Data Management

Code concepts: Database normalization and de-normalization

Developer Justin James provides an overview of the basics of normalization and de-normalization, with an emphasis on the Third Normal Form.

 

One of the central ideas in relational databases is the concept of normalization. Normalization and de-normalization play a significant role in your ability to write applications that perform well and tolerate data changes without creating inconsistencies. In this article, I will talk about the basics of normalization and de-normalization, so that you can get a handle on this topic.

The field of database theory contains a number of normalization levels; however, when the typical developer or DBA says that a database is "normalized," they are referring to what is called the Third Normal Form or 3NF (there are quite a few "Normal Forms"). This is what I will focus on in this column.

In 3NF, each table has a key column, and the only actual data in the table are things that directly belong to that key's concept; this is very similar to object-oriented theory. Table A is an example dataset that is not properly 3NF. Table A

Not normalized. (Click the image to enlarge.)

Because Table A is not normalized, we create the following problems for ourselves:

  • If a customer record ever changes, we need to make the change in every invoice record in the table, which leaves a lot of room for error.
  • If another table needs to refer to customers, it will either need to refer to invoices (which is confusing and does not create a canonical record for each customer) or replicate the customer data elsewhere, creating two sources of customer data.
  • Making a change to a customer record involves locking every row with that customer, which can be problematic.
  • There's no way of uniquely identifying any given customer.
To normalize this table, we identify each unique record type; in this example, we have two record types (invoice and customers) within each actual record. Next, we split those records into separate tables and give each table a unique ID. This ID should be a value that is wholly independent from the record because, even if the business logic says that the data cannot change, the business logic could change in the future. Additionally, the ID value (a "primary key") should be one that the database can easily look for and allow for easy partitioning of data between servers if needed; as such, using an integer value with an autoincrementer is ideal for primary keys. After normalization, we will have two pairs of tables (Table B and Table C). Table B

Normalized invoice table. (Click the image to enlarge.)
Table C

Normalized customer table. (Click the image to enlarge.)

As you can see, we now have two tables that only contain the data relevant to the table. As a result, if we have another table that needs to deal with customers, it can refer to the independent customer table, which will eliminate data duplication; also, each customer only needs to be updated in one place. In addition, we can now uniquely identify customers. As a bonus, we save a ton of space in the database.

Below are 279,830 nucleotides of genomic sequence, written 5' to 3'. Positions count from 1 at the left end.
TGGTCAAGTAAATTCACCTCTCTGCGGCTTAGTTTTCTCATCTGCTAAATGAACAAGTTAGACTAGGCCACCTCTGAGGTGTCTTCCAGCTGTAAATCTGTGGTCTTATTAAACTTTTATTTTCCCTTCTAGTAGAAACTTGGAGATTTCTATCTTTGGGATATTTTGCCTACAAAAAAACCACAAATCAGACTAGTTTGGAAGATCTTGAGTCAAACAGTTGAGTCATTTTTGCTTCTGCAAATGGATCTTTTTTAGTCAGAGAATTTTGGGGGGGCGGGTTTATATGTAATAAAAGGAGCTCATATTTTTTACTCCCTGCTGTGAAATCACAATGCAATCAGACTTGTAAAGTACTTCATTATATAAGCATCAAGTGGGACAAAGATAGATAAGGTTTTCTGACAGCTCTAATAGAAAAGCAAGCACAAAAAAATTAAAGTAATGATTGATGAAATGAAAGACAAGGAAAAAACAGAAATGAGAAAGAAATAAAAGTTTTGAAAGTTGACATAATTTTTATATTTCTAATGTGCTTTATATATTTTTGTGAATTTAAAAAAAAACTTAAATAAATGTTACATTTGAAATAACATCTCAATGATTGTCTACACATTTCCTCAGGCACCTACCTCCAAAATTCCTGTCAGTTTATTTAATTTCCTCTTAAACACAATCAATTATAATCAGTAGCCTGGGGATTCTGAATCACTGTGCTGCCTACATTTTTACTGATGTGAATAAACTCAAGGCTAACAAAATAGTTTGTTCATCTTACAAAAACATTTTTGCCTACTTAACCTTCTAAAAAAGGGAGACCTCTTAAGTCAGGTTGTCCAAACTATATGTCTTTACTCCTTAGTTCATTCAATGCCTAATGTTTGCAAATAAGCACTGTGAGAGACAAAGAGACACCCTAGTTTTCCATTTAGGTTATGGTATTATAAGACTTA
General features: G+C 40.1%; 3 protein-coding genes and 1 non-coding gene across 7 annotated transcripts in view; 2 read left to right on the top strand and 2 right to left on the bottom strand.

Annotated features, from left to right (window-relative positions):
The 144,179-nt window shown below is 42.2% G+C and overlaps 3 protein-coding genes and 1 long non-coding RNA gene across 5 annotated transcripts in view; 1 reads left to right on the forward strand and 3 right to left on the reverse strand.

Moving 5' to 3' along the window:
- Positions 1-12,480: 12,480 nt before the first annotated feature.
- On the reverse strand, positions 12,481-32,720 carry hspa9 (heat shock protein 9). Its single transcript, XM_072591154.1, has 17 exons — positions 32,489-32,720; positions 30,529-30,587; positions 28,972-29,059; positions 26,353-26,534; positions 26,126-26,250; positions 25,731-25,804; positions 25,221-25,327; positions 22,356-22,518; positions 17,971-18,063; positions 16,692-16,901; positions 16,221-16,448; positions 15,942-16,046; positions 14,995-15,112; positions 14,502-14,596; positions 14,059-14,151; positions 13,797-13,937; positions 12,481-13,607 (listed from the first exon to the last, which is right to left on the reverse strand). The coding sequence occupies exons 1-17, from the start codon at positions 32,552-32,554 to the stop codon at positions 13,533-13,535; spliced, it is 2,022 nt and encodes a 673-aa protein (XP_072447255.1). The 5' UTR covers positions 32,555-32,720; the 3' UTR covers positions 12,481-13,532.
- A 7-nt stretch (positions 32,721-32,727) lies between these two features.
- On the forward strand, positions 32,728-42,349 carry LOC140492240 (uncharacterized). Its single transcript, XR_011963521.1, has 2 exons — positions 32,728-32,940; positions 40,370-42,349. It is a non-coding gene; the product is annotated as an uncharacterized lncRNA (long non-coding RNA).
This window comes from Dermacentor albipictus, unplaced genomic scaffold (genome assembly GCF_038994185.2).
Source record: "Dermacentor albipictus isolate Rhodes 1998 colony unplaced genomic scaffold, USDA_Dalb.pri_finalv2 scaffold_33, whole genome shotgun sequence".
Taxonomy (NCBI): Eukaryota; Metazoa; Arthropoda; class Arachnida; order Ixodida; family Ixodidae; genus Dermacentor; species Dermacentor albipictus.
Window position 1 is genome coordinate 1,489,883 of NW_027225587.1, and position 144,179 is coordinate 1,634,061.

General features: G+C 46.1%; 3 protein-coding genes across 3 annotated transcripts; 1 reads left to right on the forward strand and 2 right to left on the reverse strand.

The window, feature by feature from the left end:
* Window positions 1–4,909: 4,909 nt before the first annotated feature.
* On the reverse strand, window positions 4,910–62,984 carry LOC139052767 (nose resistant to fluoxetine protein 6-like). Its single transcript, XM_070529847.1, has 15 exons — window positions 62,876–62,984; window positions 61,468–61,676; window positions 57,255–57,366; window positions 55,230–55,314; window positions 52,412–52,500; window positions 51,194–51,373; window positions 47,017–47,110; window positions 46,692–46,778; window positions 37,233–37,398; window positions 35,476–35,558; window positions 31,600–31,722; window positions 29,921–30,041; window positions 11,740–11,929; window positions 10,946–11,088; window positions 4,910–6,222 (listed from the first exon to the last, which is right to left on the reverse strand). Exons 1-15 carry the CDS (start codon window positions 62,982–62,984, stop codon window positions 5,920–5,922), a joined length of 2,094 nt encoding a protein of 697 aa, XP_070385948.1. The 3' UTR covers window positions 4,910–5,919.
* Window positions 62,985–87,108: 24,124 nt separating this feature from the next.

This all sounds great, right? It sure does. But as we know, there are rarely any free lunches in the world of software development. In this case, the cost of this tasty meal is performance, particularly for reading and aggregate operations. Searching goes quite quickly, thanks to all of those convenient primary keys. But let's pretend that we want to make a sales report at the end of the month that looks like our pre-normalization table; we'll need to execute a long-running query (after all, we're grabbing a month's worth of data) that will need to perform JOIN operations on all of these tables. In the process, we will need to lock all of those rows and generally jam up the database in the process. There are good reasons why reports get run at night, and this is one of them.

We resolve this problem with a data warehouse. (I am not going to go far into data warehouse theory, which is a deep topic.) A data warehouse is designed for pure read speed and typically looks like a de-normalized table. In fact, the way a data warehouse usually works is to periodically take a "snapshot" of the online, relational database used for the day-to-day work and create a variety of de-normalized tables, each designed to meet a particular reporting need. From there, reports are run against the data in the warehouse. This way, the long running, resource-hungry reports can be run against tables that are optimized for those reports' needs without tying up the online database. The drawback is significant expense in having extra database servers and storage, and the fact that you are reporting against data that are not real-time accurate.

I hope this helps you get on your way to understanding databases better.

Related TechRepublic resources

J.Ja

Disclosure of Justin's industry affiliations: Justin James has a contract with Spiceworks to write product buying guides. He is also under contract to OpenAmplify, which is owned by Hapax, to write a series of blogs, tutorials, and other articles.

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Justin James is the Lead Architect for Conigent.

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